counterterrorism

Latest in counterterrorism

Foreign Policy Essay

The Limits of British Citizenship

Editor’s Note: What to do with captured foreign volunteers for terrorist organizations is one of the toughest issues facing Western governments today. (See my views on a current U.S. case here.) Human rights organizations are particularly critical of governments that revoke citizenship or otherwise try to prevent their citizens from returning. Robin Simcox of the Heritage Foundation believes this opposition is simplistic.

Foreign Policy Essay

Is the Islamic State Defeated?

Editor’s Note: Whether the Islamic State is out as well as down is hotly debated in the terrorism world. President Trump believes the group is defeated, but most analysts argue that it remains a major threat. How to measure defeat, though, is not given much consideration. Jacob Olidort of American University argues that the president basically has it right: If you look at a broad range of measures, the Islamic State is defeated and U.S. policy should reflect this win.

Daniel Byman

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counterterrorism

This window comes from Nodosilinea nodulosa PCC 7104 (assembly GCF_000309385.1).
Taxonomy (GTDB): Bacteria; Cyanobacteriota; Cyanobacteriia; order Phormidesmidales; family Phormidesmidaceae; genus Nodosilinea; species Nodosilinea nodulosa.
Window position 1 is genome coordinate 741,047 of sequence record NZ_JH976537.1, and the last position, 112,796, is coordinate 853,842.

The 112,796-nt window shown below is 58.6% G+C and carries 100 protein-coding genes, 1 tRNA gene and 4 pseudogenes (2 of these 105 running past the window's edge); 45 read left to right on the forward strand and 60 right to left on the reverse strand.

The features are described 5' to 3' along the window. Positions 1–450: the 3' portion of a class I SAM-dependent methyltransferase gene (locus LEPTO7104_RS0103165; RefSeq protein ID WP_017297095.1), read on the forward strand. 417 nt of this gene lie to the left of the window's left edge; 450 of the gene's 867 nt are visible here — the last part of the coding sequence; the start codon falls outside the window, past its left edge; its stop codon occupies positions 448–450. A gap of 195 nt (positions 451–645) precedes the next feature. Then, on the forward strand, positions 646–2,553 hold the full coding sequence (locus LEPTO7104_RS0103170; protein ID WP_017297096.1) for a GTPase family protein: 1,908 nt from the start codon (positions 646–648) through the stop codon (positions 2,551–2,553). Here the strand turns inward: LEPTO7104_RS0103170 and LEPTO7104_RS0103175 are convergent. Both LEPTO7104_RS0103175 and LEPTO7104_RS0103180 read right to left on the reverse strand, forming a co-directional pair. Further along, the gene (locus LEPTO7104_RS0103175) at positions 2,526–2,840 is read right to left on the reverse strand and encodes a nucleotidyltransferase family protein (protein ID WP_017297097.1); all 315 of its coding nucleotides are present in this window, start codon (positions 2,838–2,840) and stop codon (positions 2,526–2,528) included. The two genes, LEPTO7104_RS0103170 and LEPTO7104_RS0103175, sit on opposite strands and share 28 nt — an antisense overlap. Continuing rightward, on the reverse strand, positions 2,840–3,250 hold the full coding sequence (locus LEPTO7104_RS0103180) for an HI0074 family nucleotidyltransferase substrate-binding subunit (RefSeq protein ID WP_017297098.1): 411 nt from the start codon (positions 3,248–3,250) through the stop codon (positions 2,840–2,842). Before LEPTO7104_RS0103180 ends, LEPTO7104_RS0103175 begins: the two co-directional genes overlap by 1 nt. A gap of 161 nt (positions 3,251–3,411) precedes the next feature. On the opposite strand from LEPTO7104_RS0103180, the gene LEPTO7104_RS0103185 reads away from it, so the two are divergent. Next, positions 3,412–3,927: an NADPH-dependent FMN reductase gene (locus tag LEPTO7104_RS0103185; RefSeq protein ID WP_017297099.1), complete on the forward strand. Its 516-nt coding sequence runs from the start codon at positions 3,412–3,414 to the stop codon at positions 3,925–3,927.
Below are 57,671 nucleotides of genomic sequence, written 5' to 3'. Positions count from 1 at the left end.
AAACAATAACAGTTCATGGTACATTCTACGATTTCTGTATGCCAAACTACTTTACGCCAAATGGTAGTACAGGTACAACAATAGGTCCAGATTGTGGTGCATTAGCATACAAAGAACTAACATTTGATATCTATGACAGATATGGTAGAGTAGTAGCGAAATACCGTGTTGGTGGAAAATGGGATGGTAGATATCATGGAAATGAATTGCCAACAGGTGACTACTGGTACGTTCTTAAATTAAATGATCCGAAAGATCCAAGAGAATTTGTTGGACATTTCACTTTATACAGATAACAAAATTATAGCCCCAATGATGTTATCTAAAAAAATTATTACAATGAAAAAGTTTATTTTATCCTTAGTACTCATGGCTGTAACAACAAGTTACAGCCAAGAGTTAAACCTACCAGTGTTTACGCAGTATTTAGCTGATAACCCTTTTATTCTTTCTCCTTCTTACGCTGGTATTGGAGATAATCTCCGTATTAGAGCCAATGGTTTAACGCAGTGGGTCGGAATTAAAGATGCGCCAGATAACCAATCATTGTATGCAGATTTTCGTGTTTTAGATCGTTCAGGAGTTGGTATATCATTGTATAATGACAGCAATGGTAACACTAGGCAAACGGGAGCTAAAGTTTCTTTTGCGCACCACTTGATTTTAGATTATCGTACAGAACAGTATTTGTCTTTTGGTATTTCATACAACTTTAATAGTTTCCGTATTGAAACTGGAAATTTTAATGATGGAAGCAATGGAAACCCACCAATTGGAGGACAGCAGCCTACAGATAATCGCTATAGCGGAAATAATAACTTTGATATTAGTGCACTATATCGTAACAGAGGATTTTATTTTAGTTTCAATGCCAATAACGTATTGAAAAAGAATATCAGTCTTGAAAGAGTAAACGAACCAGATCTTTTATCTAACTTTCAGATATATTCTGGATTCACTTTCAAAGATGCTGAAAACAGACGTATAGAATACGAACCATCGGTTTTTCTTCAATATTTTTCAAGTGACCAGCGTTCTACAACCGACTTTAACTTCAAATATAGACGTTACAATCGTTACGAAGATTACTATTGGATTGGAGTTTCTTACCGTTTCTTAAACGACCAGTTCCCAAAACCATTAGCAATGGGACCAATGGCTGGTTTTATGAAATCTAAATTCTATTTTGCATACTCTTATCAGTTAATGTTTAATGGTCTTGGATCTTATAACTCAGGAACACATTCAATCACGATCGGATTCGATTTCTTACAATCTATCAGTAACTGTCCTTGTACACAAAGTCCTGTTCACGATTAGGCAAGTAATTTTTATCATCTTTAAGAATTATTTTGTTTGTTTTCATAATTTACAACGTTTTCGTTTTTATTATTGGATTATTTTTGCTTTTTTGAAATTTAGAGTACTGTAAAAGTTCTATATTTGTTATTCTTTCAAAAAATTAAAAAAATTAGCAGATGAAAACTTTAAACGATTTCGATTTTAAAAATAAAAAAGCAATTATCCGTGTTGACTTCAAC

U.S. Engagement with Indonesia Can Help Prevent Tomorrow’s Crises

The Jan. 29 Senate testimony by intelligence community leaders highlighted a number of crisis areas that were of little surprise to most followers of the news: U.S. troops and advisers are engaged around the globe working with allies and others to address critical issues in Syria and Iraq, and managing threats from Russia, China, North Korea, Iran and elsewhere.

counterterrorism

Document: Trump Revokes Obama Executive Order on Counterterrorism Strike Casualty Reporting

On Wednesday, President Trump issued an executive order revoking an Obama administration order that created reporting requirements for U.S. counterterrorism strikes. Read the full order below.

Executive Order on Revocation of Reporting Requirement

By the authority vested in me as President by the Constitution and the laws of the United States of America, it is hereby ordered as follows:

Foreign Policy Essay

How Diaspora Communities Influence Terrorist Groups

Editor’s Note: Terrorist groups often draw on ethnic or religious brethren in other countries. These communities raise money, provide arms, offer volunteers, lobby host governments and otherwise try to advance the terrorist cause. James Piazza of The Pennsylvania State University goes deep on diasporas. He identifies the ways in which they make a terrorism problem worse and why fighting terrorism requires countering the influence of militant diasporas.

Daniel Byman

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Foreign Policy Essay

Pakistan’s Proxies: The Kashmir Attack and U.S. Policy Response

At least 40 Indian soldiers and local officials were killed in a suicide attack on Feb. 14 that targeted a large military convoy traversing Indian-controlled Kashmir. Jaish-e-Mohammed (JeM), a State Department-designated Foreign Terrorist Organization (FTO), claimed responsibility for the attack, but there are reasons to doubt its credibility.

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